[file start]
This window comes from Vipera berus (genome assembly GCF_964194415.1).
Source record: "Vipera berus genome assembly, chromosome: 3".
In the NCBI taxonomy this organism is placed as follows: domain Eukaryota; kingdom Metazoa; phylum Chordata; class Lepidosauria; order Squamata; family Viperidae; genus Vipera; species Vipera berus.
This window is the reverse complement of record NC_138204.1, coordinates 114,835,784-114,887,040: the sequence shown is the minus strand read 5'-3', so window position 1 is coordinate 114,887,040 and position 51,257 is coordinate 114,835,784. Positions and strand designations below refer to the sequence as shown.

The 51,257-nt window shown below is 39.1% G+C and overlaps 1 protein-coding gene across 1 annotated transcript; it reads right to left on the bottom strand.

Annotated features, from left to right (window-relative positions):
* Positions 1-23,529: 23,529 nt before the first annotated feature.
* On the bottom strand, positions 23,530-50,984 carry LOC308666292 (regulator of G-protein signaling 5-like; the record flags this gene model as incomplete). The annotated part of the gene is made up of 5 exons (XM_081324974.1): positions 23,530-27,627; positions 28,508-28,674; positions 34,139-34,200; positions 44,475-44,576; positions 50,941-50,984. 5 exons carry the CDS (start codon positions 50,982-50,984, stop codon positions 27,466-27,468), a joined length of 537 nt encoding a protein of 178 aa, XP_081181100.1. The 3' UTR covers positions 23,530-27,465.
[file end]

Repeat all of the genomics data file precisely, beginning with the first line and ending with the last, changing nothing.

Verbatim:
This window comes from Vipera berus (genome assembly GCF_964194415.1).
Source record: "Vipera berus genome assembly, chromosome: 3".
In the NCBI taxonomy this organism is placed as follows: domain Eukaryota; kingdom Metazoa; phylum Chordata; class Lepidosauria; order Squamata; family Viperidae; genus Vipera; species Vipera berus.
This window is the reverse complement of record NC_138204.1, coordinates 114,835,784-114,887,040: the sequence shown is the minus strand read 5'-3', so window position 1 is coordinate 114,887,040 and position 51,257 is coordinate 114,835,784. Positions and strand designations below refer to the sequence as shown.

The 51,257-nt window shown below is 39.1% G+C and overlaps 1 protein-coding gene across 1 annotated transcript; it reads right to left on the bottom strand.

Annotated features, from left to right (window-relative positions):
* Positions 1-23,529: 23,529 nt before the first annotated feature.
* On the bottom strand, positions 23,530-50,984 carry LOC308666292 (regulator of G-protein signaling 5-like; the record flags this gene model as incomplete). The annotated part of the gene is made up of 5 exons (XM_081324974.1): positions 23,530-27,627; positions 28,508-28,674; positions 34,139-34,200; positions 44,475-44,576; positions 50,941-50,984. 5 exons carry the CDS (start codon positions 50,982-50,984, stop codon positions 27,466-27,468), a joined length of 537 nt encoding a protein of 178 aa, XP_081181100.1. The 3' UTR covers positions 23,530-27,465.